Too Much TV Vol. 5

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Well, 2020 is officially the longest year on record.

I had to check the date several times to confirm it’s still February. Yep. If we were to measure the year in emotions we’d definitely be well into October by now. Happy Halloween!

If we were to measure the year by TV we’d be well into 2055. Happy birthday to your robot butler.

Futurism is a big theme of Alex Garland’s (Ex Machina, Annihilation) foray into TV this week and we’ve got a *gulp* Riverdale spinoff.

Nora

Awkwafina Is Nora from Queens (Foxtel / Comedy Central)

Sometimes a show is only as good as the charisma of its lead to carry it along. The title Awkwafina Is Nora from Queens lets you know this is that kind of show.

Nora is a slacker trying to make the most of her situation in a haphazard way. She bounces between different jobs or ways to make quick cash. Most episodes can best be described as “Nora joins …” or “Nora begins …”. 

Awkwafina Is Nora from Queens comes from Comedy Central and already the memory of Broad City flashes to mind each time I see the network’s logo. If only there were a little more distance between the end of Broad City to let Awkwafina Is Nora from Queens breathe and escape an easy comparison. Still, Awkwafina has the energy to carry the show when the humorous situations don’t rise to meet her. It feels like a show still figuring itself out, which is fine, and a second season has already been given the go ahead. 

Devs (Foxtel / FX)

The last time we heard from Alex Garland he was getting heat from his producers for Annihilation (based on Jeff VanderMeer’s book) that was deemed by his bosses to be “too intellectual“. Luckily, Garland refused to make any changes to Annihilation and the end result was spectacular despite a poor turnout at the box office when it was released in the U.S.

I can’t help but feel Garland’s experience on Annihilation led to Devs; he joins an ever growing list of ambitious film directors migrating to TV. 

Devs focuses on a quantum computing company called Amaya run by Forest (Nick Offerman is something else in this show). A computer engineer (Sonoya Mizuno) suspects something is not quite right at Amaya when he partner goes missing while working on a top secret project.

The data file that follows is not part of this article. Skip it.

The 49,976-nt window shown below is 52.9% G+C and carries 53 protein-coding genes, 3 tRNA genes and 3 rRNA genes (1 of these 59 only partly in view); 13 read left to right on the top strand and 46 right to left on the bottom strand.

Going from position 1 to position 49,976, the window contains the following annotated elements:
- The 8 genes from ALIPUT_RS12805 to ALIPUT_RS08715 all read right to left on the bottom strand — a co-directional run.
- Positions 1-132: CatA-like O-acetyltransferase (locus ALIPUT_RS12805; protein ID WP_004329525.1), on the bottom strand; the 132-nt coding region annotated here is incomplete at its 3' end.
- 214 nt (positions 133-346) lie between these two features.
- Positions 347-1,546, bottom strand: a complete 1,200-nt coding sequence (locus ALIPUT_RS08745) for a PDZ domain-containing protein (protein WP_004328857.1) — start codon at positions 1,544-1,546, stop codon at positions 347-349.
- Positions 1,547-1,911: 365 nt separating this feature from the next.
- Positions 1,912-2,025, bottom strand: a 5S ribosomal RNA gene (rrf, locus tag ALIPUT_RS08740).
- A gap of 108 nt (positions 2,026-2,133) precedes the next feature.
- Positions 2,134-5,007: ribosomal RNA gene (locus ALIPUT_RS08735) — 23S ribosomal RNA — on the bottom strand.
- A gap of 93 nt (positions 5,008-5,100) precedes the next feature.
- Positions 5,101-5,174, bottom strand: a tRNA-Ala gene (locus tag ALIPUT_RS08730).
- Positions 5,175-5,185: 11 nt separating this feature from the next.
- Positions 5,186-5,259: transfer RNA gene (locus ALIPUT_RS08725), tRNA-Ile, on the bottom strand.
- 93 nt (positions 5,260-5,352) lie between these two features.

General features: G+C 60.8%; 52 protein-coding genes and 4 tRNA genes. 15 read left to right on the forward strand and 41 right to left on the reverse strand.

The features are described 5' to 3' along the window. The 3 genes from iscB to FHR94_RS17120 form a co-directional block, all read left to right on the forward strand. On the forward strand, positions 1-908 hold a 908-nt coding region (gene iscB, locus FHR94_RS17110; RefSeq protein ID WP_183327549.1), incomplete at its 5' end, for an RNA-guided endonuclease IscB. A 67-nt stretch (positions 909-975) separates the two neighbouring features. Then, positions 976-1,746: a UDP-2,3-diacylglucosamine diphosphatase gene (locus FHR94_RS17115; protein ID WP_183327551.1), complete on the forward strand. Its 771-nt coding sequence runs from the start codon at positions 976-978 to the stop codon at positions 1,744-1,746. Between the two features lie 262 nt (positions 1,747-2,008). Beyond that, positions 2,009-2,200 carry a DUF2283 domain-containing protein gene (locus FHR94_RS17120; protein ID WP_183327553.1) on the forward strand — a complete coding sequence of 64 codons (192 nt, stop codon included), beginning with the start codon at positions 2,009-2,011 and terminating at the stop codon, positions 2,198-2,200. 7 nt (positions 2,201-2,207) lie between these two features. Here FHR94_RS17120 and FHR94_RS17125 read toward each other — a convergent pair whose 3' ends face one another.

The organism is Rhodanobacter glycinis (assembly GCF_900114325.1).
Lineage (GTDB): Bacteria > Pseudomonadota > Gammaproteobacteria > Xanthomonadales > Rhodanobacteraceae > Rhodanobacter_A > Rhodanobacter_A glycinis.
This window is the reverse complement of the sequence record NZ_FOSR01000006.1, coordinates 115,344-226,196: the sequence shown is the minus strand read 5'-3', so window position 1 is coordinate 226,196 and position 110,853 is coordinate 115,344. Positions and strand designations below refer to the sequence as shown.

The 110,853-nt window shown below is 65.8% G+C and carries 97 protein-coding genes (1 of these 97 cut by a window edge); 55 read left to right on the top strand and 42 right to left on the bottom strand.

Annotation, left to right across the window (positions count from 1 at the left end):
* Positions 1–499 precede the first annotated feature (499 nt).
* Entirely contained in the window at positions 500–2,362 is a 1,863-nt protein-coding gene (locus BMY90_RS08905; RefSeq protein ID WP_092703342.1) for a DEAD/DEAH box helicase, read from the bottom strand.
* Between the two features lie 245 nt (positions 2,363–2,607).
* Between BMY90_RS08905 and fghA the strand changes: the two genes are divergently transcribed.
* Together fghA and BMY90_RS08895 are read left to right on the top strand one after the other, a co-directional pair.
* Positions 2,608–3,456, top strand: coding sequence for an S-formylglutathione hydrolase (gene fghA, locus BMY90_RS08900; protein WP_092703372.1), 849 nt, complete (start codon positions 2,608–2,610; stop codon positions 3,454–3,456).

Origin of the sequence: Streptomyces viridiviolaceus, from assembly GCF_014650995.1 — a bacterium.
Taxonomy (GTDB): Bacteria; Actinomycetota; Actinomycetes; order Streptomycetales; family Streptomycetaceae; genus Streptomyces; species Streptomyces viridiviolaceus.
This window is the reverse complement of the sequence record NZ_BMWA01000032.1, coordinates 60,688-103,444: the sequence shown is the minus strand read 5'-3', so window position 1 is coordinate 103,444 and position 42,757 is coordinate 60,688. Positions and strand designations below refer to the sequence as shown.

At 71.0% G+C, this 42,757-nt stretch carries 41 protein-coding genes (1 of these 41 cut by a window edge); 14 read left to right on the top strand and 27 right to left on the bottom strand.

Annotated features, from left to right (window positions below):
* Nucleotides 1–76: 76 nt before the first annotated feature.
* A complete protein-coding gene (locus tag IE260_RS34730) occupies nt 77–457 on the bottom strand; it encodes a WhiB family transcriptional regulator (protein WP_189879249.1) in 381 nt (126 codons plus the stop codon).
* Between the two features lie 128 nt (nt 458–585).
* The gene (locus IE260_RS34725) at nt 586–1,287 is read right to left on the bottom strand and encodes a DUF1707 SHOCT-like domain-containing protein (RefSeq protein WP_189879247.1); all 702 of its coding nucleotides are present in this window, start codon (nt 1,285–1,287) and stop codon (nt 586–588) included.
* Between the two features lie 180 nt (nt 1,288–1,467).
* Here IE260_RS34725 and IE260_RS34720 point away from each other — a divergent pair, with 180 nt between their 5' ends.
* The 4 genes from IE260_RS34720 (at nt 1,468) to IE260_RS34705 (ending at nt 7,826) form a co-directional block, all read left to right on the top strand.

Garland is back in similar territory to Ex Machina but amplifies the sense of paranoia and unease within Silicon Valley. We love to romanticise genius tech visionaries but rarely stop to examine their ulterior motives. With technology moving so fast, it’s often integrated into our lives before we’ve realise who is responsible. The characters in Devs do talk in riddles, which requires a little tolerance. Sometimes it feels like the conversations are designed to fool you into thinking something is happening when it’s the opposite, but Garland wants you to do the work. Devs is a show that demands your full attention. It’s put your phone down TV.

A gripping mystery coupled with a shady tech operation makes Devs unmissable.

Pilot

Katy Keene (Foxtel / CW)

For the record: I quit Riverdale halfway through season three.

Am I survivor? Yes. Sometimes you know when it’s the right time to walk away. Minutes into Katy Keene I knew it felt the same when New Yorkers rolled their eyes at any mention of the shirtless capital of America. Murder is out and dreams are in.

Set 5 years after the events of Riverdale, Katy Keene (Lucy Hale) is an aspiring fashion designer living in the big apple with her boyfriend K.O. Kelly (Zane Holtz). Other dream chasers include Josie McCoy (Ashleigh Murray), Jorge/Ginger Lopez (Jonny Beauchamp) and Pepper Smith (Julia Chan).

Katy Keene may seem like Sex and the City via Archie Comics but it’s closer in spirit to the short-lived adventures of Ms Bradshaw, The Carrie Diaries (throw in a smidge of The Bold Type). Yet Katy Keene retains the fizz of a true New York fantasy where anyone can make it because it never forgets its comic book roots. At a time when a lot of TV is about murder, murder and more murder, it’s a shot of fabulous optimism.

Cam Williams